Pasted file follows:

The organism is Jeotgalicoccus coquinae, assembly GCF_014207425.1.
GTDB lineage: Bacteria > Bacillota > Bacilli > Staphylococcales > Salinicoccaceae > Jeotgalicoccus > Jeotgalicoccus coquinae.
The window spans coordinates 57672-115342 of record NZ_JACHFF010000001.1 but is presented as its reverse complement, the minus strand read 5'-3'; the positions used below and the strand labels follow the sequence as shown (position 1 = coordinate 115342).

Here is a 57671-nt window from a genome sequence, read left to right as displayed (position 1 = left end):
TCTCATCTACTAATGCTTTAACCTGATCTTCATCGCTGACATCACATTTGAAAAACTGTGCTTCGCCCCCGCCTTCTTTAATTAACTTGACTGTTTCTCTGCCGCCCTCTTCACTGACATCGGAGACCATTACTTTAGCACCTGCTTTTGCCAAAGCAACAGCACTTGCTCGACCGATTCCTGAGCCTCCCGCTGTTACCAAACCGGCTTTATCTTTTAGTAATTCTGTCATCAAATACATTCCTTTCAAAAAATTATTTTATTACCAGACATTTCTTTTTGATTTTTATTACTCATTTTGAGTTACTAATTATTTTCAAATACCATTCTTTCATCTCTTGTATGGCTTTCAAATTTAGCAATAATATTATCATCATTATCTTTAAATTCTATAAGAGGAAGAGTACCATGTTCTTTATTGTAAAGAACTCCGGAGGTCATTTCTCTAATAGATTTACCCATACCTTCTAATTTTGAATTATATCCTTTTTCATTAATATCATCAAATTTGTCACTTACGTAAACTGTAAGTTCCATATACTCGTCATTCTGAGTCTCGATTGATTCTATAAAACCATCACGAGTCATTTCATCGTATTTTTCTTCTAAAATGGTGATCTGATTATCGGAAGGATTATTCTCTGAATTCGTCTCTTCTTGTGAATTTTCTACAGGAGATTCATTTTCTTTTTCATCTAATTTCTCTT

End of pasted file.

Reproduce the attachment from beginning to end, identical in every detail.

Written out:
The organism is Jeotgalicoccus coquinae, assembly GCF_014207425.1.
GTDB lineage: Bacteria > Bacillota > Bacilli > Staphylococcales > Salinicoccaceae > Jeotgalicoccus > Jeotgalicoccus coquinae.
The window spans coordinates 57672-115342 of record NZ_JACHFF010000001.1 but is presented as its reverse complement, the minus strand read 5'-3'; the positions used below and the strand labels follow the sequence as shown (position 1 = coordinate 115342).

Here is a 57671-nt window from a genome sequence, read left to right as displayed (position 1 = left end):
TCTCATCTACTAATGCTTTAACCTGATCTTCATCGCTGACATCACATTTGAAAAACTGTGCTTCGCCCCCGCCTTCTTTAATTAACTTGACTGTTTCTCTGCCGCCCTCTTCACTGACATCGGAGACCATTACTTTAGCACCTGCTTTTGCCAAAGCAACAGCACTTGCTCGACCGATTCCTGAGCCTCCCGCTGTTACCAAACCGGCTTTATCTTTTAGTAATTCTGTCATCAAATACATTCCTTTCAAAAAATTATTTTATTACCAGACATTTCTTTTTGATTTTTATTACTCATTTTGAGTTACTAATTATTTTCAAATACCATTCTTTCATCTCTTGTATGGCTTTCAAATTTAGCAATAATATTATCATCATTATCTTTAAATTCTATAAGAGGAAGAGTACCATGTTCTTTATTGTAAAGAACTCCGGAGGTCATTTCTCTAATAGATTTACCCATACCTTCTAATTTTGAATTATATCCTTTTTCATTAATATCATCAAATTTGTCACTTACGTAAACTGTAAGTTCCATATACTCGTCATTCTGAGTCTCGATTGATTCTATAAAACCATCACGAGTCATTTCATCGTATTTTTCTTCTAAAATGGTGATCTGATTATCGGAAGGATTATTCTCTGAATTCGTCTCTTCTTGTGAATTTTCTACAGGAGATTCATTTTCTTTTTCATCTAATTTCTCTT